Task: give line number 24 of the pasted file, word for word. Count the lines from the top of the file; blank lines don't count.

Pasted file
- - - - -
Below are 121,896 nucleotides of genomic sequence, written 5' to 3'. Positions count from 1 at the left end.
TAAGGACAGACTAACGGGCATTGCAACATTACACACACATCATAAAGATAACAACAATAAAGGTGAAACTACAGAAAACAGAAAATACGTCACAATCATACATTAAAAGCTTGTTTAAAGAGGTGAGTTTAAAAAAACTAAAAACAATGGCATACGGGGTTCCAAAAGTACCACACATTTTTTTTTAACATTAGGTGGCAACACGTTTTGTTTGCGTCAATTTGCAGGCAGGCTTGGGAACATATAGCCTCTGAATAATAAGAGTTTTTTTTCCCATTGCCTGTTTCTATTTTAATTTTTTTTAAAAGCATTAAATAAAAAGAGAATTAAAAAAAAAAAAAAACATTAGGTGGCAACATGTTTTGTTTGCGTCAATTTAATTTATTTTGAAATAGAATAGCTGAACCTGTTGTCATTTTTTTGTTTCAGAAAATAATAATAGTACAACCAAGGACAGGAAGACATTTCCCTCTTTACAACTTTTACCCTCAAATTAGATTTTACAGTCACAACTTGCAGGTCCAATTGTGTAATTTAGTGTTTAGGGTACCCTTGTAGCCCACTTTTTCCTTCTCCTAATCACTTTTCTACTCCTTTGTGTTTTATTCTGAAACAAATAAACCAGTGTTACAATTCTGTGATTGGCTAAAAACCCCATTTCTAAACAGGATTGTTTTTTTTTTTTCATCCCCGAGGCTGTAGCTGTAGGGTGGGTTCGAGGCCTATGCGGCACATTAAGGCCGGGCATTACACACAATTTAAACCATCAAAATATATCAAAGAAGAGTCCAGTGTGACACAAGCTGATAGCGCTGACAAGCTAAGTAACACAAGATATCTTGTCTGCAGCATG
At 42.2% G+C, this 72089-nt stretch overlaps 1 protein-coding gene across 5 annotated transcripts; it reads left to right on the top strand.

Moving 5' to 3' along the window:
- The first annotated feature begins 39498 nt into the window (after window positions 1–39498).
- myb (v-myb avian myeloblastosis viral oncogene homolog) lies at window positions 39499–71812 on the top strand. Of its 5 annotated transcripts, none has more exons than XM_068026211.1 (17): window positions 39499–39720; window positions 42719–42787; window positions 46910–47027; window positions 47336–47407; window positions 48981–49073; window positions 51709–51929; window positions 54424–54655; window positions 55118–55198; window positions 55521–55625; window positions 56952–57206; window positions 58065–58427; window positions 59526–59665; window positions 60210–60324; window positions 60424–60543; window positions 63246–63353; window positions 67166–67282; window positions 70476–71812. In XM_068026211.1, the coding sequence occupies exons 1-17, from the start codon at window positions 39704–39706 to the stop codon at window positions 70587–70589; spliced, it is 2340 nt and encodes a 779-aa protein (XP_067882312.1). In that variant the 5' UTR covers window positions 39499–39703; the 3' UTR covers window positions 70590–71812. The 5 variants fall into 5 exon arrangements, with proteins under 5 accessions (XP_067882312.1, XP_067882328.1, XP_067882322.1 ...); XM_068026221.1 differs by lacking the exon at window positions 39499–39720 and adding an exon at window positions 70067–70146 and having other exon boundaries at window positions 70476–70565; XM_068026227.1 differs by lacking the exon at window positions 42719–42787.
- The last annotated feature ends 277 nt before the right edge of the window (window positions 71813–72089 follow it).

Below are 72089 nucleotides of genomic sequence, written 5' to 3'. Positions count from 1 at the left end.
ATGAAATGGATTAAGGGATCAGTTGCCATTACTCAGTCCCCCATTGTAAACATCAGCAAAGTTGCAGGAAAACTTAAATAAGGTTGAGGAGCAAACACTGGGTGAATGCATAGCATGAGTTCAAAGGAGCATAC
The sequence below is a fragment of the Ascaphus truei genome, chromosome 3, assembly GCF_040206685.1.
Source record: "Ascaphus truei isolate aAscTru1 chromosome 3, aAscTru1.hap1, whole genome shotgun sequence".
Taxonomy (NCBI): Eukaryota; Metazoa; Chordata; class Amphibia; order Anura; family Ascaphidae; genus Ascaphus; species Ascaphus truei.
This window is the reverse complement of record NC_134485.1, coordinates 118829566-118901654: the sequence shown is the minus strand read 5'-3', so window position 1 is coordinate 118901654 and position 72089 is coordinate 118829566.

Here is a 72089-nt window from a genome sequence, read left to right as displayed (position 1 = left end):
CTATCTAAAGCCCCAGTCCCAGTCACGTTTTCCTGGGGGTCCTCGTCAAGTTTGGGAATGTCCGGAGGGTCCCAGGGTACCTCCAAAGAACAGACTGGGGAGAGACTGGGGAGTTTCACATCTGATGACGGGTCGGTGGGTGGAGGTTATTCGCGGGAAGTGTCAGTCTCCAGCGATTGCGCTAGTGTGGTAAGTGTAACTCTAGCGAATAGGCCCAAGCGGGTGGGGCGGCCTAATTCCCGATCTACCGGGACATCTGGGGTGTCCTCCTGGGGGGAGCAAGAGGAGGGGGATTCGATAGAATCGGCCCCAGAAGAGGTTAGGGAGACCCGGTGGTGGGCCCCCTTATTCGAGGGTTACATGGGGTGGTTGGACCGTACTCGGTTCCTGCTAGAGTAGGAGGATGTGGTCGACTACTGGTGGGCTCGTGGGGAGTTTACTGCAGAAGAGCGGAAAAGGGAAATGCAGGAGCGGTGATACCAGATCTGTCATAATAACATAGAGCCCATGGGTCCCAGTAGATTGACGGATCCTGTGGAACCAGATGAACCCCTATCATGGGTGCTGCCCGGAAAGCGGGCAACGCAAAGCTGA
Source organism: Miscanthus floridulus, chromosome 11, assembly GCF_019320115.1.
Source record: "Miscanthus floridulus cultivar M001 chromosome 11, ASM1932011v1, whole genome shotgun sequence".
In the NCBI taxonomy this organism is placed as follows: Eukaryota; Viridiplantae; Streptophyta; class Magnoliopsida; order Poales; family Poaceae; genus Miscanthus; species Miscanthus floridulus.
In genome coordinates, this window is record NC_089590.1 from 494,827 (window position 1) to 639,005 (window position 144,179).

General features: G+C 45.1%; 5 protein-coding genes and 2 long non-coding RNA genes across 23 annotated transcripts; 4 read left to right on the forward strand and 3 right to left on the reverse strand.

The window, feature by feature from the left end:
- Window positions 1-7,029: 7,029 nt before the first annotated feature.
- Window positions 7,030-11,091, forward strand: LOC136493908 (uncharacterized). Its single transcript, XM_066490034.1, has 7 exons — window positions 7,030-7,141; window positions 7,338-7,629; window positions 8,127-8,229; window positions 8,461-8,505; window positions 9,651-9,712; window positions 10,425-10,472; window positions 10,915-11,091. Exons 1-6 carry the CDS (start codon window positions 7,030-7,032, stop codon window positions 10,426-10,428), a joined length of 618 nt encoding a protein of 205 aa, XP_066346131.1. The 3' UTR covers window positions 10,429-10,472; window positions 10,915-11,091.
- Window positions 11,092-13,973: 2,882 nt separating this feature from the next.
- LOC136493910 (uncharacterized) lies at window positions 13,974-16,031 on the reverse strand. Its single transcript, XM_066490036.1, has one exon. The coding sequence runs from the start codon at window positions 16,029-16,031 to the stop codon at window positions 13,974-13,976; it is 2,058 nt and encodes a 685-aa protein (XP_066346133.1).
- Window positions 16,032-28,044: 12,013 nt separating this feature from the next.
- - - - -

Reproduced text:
- Window positions 11,092-13,973: 2,882 nt separating this feature from the next.